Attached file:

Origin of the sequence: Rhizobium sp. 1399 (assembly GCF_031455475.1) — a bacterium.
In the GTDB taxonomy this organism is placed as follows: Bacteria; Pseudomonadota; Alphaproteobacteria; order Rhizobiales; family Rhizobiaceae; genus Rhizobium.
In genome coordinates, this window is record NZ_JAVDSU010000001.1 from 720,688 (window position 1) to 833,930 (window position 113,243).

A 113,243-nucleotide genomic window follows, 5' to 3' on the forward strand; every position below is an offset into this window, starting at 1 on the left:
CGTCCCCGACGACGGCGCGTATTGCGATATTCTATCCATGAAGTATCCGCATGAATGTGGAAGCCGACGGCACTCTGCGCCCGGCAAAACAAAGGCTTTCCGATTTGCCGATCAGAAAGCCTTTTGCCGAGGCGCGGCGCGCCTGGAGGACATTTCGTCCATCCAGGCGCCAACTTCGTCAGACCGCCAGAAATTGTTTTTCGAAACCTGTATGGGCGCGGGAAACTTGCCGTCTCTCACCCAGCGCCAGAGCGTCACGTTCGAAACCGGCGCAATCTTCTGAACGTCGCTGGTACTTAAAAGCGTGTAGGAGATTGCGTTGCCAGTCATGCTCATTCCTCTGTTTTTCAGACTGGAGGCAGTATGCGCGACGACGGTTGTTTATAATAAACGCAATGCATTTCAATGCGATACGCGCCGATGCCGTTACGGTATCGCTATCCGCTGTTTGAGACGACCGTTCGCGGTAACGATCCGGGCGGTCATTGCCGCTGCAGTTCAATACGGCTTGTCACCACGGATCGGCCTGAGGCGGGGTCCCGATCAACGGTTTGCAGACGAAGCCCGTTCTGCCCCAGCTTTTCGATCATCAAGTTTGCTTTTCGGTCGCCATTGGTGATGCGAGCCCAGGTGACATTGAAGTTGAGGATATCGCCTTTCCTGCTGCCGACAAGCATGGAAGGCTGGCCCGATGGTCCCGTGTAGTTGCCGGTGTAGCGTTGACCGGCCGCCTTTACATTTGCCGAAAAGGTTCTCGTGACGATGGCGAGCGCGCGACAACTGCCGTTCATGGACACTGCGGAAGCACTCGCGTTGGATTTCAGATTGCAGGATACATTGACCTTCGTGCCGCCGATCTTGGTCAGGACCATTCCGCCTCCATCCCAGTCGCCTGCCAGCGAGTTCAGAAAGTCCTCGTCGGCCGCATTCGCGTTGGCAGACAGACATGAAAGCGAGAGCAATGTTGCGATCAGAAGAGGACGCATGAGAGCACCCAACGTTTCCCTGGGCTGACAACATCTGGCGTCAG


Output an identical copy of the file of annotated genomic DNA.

Origin of the sequence: Rhizobium sp. 1399 (assembly GCF_031455475.1) — a bacterium.
In the GTDB taxonomy this organism is placed as follows: Bacteria; Pseudomonadota; Alphaproteobacteria; order Rhizobiales; family Rhizobiaceae; genus Rhizobium.
In genome coordinates, this window is record NZ_JAVDSU010000001.1 from 720,688 (window position 1) to 833,930 (window position 113,243).

A 113,243-nucleotide genomic window follows, 5' to 3' on the forward strand; every position below is an offset into this window, starting at 1 on the left:
CGTCCCCGACGACGGCGCGTATTGCGATATTCTATCCATGAAGTATCCGCATGAATGTGGAAGCCGACGGCACTCTGCGCCCGGCAAAACAAAGGCTTTCCGATTTGCCGATCAGAAAGCCTTTTGCCGAGGCGCGGCGCGCCTGGAGGACATTTCGTCCATCCAGGCGCCAACTTCGTCAGACCGCCAGAAATTGTTTTTCGAAACCTGTATGGGCGCGGGAAACTTGCCGTCTCTCACCCAGCGCCAGAGCGTCACGTTCGAAACCGGCGCAATCTTCTGAACGTCGCTGGTACTTAAAAGCGTGTAGGAGATTGCGTTGCCAGTCATGCTCATTCCTCTGTTTTTCAGACTGGAGGCAGTATGCGCGACGACGGTTGTTTATAATAAACGCAATGCATTTCAATGCGATACGCGCCGATGCCGTTACGGTATCGCTATCCGCTGTTTGAGACGACCGTTCGCGGTAACGATCCGGGCGGTCATTGCCGCTGCAGTTCAATACGGCTTGTCACCACGGATCGGCCTGAGGCGGGGTCCCGATCAACGGTTTGCAGACGAAGCCCGTTCTGCCCCAGCTTTTCGATCATCAAGTTTGCTTTTCGGTCGCCATTGGTGATGCGAGCCCAGGTGACATTGAAGTTGAGGATATCGCCTTTCCTGCTGCCGACAAGCATGGAAGGCTGGCCCGATGGTCCCGTGTAGTTGCCGGTGTAGCGTTGACCGGCCGCCTTTACATTTGCCGAAAAGGTTCTCGTGACGATGGCGAGCGCGCGACAACTGCCGTTCATGGACACTGCGGAAGCACTCGCGTTGGATTTCAGATTGCAGGATACATTGACCTTCGTGCCGCCGATCTTGGTCAGGACCATTCCGCCTCCATCCCAGTCGCCTGCCAGCGAGTTCAGAAAGTCCTCGTCGGCCGCATTCGCGTTGGCAGACAGACATGAAAGCGAGAGCAATGTTGCGATCAGAAGAGGACGCATGAGAGCACCCAACGTTTCCCTGGGCTGACAACATCTGGCGTCAG